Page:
Last night, lafalda's friend Daniela said one of the biggest differences between the states and Slovakia was that we don't lock our cars here. That is true in Missoula. This is a great place to live. Just today I ran into Dustin and Evan, a couple friends I haven't seen for a while. Dustin and I talked about how much we love this place, and how we realized it even more after we had left and came back.

That is why it is so terrible to read a story like this in today's paper. Ben Corbett had just moved to Missoula after serving in Iraq and Kosovo. While he survived his time in the military, he suffered an unprovoked, but severe beating in downtown Missoula.

Proverbs 1:10-19
My son, if sinners entice you,
do not give in to them.

If they say, "Come along with us;
let's lie in wait for someone's blood,
let's waylay some harmless soul;

let's swallow them alive, like the grave,
and whole, like those who go down to the pit;

we will get all sorts of valuable things
and fill our houses with plunder;

throw in your lot with us,
and we will share a common purse"-

my son, do not go along with them,
do not set foot on their paths;

for their feet rush into sin,
they are swift to shed blood.

How useless to spread a net
in full view of all the birds!

These men lie in wait for their own blood;
they waylay only themselves!

Such is the end of all who go after ill-gotten gain;
it takes away the lives of those who get it.

Ben, I am so upset and dismayed about this. May justice be served. You are in my prayers.

6 comments:

zeliphias said...

that is upsetting, my heart goes out to all the men and women in the miltary, thank you for fighting a war that america is unpopular with.
aaron

Matt said...

Thanks, Lance.

zeliphias said...

i hope everything is going well for you :) just checkin in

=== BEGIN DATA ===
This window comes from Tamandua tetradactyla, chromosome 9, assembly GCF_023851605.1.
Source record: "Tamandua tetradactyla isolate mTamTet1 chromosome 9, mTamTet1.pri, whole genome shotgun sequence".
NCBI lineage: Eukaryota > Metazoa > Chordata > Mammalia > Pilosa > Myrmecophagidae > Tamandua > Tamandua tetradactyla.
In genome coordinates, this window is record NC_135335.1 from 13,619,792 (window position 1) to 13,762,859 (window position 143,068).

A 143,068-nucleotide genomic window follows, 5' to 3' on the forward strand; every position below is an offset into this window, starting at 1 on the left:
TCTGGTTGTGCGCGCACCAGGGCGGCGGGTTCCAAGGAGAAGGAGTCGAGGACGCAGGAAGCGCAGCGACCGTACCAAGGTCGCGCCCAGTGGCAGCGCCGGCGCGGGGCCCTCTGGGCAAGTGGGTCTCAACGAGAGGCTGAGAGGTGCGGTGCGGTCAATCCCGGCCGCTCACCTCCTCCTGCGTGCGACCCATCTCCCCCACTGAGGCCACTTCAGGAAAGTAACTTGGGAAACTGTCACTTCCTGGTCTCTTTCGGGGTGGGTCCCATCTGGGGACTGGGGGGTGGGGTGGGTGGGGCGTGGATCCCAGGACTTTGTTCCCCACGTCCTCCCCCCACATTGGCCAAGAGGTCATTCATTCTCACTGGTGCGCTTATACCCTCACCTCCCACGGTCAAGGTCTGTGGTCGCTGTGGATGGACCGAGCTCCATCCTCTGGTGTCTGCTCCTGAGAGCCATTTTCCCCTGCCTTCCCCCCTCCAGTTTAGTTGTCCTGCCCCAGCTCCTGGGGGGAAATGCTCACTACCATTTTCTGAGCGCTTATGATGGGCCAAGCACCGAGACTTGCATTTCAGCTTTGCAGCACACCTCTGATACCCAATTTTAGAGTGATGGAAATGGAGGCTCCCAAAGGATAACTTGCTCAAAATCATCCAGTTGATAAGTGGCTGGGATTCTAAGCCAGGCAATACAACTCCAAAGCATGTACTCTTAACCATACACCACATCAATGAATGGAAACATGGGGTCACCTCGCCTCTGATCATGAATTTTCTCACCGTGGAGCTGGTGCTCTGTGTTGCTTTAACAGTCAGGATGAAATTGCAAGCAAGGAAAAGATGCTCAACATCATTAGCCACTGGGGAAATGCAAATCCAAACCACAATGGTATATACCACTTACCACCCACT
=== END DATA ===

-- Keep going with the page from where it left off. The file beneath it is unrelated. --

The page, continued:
aaron

Prizrak said...

I sure as heck never leave my car unlocked here. I personally know people who had their cars broken into and their CD players and stuff taken, right here in Missoula.

Any way, I have a funny story on a related note. When my Ukrainian friend Artur first came here and we took a ride in my car, he promptly noticed the big crack in my windshield. Now, I have no idea where that crack came from, as it was already there when I bought the car from a Belorussian. Artur asked me whether I intentionally cracked it in order discourage people from wanting to steal it. Apparently, in Odessa, Ukraine, where Artur is from, it's a fairly common practice. Cars often get stripped when left out of garage over night there. You can walk out of your appartment building in the morning and discover that you're missing a couple of tires, windshield wipers, etc. When I was in Ukraine, I personally saw people take their wipers with them when leaving their cars parked for a few hours somewhere. They take out their CD player face plates even when leaving their cars for just a minute too.

Prizrak said...

I have a personal story that closely relates to the main topic of this post as well.

I was about 8 years old in Chernivtsi Ukraine. I was walking home with my mom and dad after a family gathering. My uncle and grandfather were walking us to the trolley bus stop. When we got to the bus stop, we saw a group of about half a dozen guys in their late teens brutally beating another teen. He went down and they were kicking him and laughing. There were other people around, but everyone was too afraid to get involved. My uncle, being a Russian marine officer with special forces training had plenty of bravado and a few shots of vodka in him and so he and my dad quickly got involved. Next thing I know, it's an all out brawl. My uncle quickly put a couple of guys down with some awesome judo moves and my dad is holding his own against a couple of other thugs. Then, my uncle catches a nasty flying kick to the back. Subsequently, my 58 year old grandfather who, up until that time, was observing it all with my mom and I, decided to get involved.
He went in screaming profanities and swinging like a madman, knocked out "the kicker" with a single punch and continued on. It was all over for the bad guys moments after that, as they ran off limping and holding their bleeding lips and noses. Any way, I don't have much memory of what happened after that. I think the paramedics came and checked out the kid who was beaten up. He wasn't hurt too bad.
It just made me really proud of my relatives, especially the grandpa, who gave me reasons to be proud of him many times after that as well.

If only some able, good samaritans were on that corner in Missoula at the right time that night...

Unfortunately, this was not the only act of brutality that I have witnessed in my life. Some people are just psycopaths and you can run into them anywhere.

lance said...

Prizrak, that is a great story. It makes me proud of your family!